“chart of obesity in america _obesity education”

“Phen-fen” and Redux: These prescription drugs have been removed from the market in the United States and many other countries. They are linked to heart-valve problems and pulmonary hypertension. Pulmonary hypertension affects the blood vessels in the lungs and is often fatal.
Jump up ^ Flegal KM, Troiano RP, Pamuk ER, Kuczmarski RJ, Campbell SM (November 1995). “The influence of smoking cessation on the prevalence of overweight in the United States”. N. Engl. J. Med. 333 (18): 1165–70. doi:10.1056/NEJM199511023331801. PMID 7565970.
In elderly patients who suffer from serious health disease conditions such as cancer or heart disease, the amount of weight loss experienced. Unintentional weight loss may also point to an as of yet undiagnosed condition. Seniors who lose more than 4 percent of their body weight in a year or 10 percent over five years should seek medical attention to address the issue, as this degree of weight loss increases morbidity and mortality.
Learning about your condition. Education about obesity can help you learn more about why you became obese and what you can do about it. You may feel more empowered to take control and stick to your treatment plan. Read reputable self-help books and consider talking about them with your doctor or therapist.
Maintaining your ideal body weight is a balancing act between food consumption and calories needed by the body for energy. You are what you eat. The kinds and amounts of food you eat affect your ability to maintain your ideal weight and to lose weight.
Obesity has also been clearly linked to a lesser overall quality of life, which is of particular concern to the aging adult. Seniors can already be plagued by multiple conditions that decrease their quality of life, and obesity only adds another burden.
Primarily obesity is a result of an imbalance between our energy intake and our energy output. We generally take in too many calories, and burn too few. For some people, this is the simple and only answer to their dilemma.  All they need to do is adjust how much they are taking in, to the amount of activity they perform during the day. For most people though, in addition to just calorie counting, losing or maintaining a good weight involves other factors including genetics, physiology, culture, and psychological disposition.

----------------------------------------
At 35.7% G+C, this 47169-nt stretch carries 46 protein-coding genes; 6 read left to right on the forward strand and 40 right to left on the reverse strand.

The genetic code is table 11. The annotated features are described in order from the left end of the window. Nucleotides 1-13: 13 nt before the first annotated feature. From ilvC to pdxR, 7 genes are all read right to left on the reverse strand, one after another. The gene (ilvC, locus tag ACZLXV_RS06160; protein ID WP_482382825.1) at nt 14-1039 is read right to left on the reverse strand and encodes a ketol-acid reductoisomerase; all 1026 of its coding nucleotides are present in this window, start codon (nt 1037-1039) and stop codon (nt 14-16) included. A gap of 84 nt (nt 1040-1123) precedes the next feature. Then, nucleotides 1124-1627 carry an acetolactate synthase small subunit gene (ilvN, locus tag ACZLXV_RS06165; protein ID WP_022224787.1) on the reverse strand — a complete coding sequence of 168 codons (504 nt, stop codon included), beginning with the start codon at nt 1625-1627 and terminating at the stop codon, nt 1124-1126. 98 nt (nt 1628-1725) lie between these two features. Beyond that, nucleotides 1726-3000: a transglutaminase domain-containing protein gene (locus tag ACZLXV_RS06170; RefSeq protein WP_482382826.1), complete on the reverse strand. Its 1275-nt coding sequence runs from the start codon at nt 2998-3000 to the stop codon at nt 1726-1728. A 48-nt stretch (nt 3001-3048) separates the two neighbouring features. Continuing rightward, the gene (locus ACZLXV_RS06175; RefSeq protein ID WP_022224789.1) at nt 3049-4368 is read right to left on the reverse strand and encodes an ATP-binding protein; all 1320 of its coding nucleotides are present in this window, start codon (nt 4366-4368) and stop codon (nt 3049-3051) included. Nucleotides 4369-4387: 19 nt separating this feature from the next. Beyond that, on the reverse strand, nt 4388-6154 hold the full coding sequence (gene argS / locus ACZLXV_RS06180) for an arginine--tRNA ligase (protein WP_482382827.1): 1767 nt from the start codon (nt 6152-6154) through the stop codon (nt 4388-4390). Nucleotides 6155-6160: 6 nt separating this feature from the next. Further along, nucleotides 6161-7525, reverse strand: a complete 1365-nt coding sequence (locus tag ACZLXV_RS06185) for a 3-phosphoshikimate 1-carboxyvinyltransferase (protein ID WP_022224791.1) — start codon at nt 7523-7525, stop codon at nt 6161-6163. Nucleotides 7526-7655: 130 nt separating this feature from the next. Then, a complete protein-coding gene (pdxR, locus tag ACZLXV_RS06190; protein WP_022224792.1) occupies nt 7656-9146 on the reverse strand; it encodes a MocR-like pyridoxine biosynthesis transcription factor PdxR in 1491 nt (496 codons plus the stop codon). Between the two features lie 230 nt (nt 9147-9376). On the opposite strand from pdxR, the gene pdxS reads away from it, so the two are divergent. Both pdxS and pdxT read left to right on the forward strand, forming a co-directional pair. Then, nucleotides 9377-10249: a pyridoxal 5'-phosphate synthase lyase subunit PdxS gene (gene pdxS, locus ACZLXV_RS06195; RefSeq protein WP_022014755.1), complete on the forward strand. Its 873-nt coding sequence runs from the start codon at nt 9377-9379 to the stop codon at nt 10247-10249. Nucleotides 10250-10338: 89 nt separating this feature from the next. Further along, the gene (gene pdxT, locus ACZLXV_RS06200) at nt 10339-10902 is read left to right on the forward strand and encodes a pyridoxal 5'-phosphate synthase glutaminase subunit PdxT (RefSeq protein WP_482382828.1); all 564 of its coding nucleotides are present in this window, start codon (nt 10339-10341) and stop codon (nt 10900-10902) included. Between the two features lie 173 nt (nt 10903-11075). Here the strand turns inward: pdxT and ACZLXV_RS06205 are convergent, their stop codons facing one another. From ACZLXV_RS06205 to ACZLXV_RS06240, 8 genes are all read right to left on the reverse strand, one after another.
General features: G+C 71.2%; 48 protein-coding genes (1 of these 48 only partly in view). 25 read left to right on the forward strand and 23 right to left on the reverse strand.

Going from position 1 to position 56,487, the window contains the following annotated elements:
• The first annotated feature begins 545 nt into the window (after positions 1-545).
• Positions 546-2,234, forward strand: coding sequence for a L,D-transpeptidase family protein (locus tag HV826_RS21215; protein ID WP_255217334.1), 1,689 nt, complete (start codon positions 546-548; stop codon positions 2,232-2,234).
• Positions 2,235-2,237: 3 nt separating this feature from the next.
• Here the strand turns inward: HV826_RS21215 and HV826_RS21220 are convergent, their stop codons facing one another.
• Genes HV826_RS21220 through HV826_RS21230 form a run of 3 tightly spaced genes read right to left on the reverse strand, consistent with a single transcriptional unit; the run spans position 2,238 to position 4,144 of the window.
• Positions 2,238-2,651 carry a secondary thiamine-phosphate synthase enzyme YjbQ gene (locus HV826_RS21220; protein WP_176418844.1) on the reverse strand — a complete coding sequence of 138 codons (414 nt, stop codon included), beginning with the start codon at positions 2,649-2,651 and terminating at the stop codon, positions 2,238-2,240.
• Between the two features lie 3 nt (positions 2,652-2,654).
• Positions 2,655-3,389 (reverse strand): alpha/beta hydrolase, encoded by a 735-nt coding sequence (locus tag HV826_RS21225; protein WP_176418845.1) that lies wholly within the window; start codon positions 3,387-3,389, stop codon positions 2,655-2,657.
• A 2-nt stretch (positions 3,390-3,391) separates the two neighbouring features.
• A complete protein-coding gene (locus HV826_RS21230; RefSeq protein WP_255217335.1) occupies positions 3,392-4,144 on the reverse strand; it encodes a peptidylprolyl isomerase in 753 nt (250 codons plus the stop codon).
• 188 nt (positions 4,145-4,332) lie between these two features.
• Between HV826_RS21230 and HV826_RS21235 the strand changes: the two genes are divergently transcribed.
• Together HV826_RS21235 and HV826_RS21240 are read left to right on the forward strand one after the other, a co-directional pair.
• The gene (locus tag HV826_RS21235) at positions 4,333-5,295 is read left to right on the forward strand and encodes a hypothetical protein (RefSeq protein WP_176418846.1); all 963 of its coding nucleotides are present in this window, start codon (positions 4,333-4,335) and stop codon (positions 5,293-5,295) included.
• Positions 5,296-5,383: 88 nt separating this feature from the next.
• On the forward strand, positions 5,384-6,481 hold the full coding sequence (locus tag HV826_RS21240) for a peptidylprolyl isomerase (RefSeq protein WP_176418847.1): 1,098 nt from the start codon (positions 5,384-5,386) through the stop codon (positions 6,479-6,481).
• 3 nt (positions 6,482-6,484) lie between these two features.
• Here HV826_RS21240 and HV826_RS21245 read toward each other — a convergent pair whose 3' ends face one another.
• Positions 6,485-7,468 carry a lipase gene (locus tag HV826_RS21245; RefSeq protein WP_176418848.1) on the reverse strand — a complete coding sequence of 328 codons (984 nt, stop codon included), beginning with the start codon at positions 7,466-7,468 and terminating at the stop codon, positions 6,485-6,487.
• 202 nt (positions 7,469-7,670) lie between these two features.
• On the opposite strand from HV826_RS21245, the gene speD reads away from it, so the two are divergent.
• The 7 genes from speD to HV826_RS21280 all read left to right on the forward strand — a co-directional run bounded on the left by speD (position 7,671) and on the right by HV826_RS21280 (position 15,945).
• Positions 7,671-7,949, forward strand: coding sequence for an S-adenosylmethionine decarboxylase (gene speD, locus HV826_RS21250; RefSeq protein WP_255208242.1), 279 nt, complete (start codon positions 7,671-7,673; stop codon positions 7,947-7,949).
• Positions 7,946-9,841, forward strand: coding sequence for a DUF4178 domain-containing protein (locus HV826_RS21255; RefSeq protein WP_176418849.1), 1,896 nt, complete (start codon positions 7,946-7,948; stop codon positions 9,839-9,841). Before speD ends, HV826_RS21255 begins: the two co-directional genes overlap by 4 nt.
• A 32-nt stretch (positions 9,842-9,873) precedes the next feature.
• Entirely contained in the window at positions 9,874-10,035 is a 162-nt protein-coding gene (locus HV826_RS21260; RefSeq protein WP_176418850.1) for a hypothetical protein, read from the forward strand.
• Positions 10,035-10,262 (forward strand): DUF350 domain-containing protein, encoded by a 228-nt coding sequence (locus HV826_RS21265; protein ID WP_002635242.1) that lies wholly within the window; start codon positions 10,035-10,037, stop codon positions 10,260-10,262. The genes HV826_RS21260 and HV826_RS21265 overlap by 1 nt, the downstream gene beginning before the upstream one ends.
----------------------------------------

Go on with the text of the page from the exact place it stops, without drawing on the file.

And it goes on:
Jump up ^ Sacks G, Swinburn B, Lawrence M (January 2009). “Obesity Policy Action framework and analysis grids for a comprehensive policy approach to reducing obesity”. Obes Rev. 10 (1): 76–86. doi:10.1111/j.1467-789X.2008.00524.X. PMID 18761640.
The guidelines are not really different whether weight-loss concerns younger or older adults. First, lifestyle changes are advised, including diet and exercise. In practice, not only calorie restriction but paying close attention to diet composition and an adequate amount of protein in the diet is recommended by many experts. This should always be done under the supervision of experienced physicians to ensure that no harm is done. Also, to counteract muscle loss due to aging, the American College of Sport Medicine guidelines recommend resistance training with muscle-strengthening exercise twice a week. In addition flexibility and balance exercises may be helpful in those at risk for falls. But keep in mind that any exercise regimen needs to be prescribed by a physician to ensure patient safety. In addition, older adults are commonly taking multiple medications. It’s important that physicians take a close look and replace any medications that are known to cause weight gain with other alternatives whenever possible.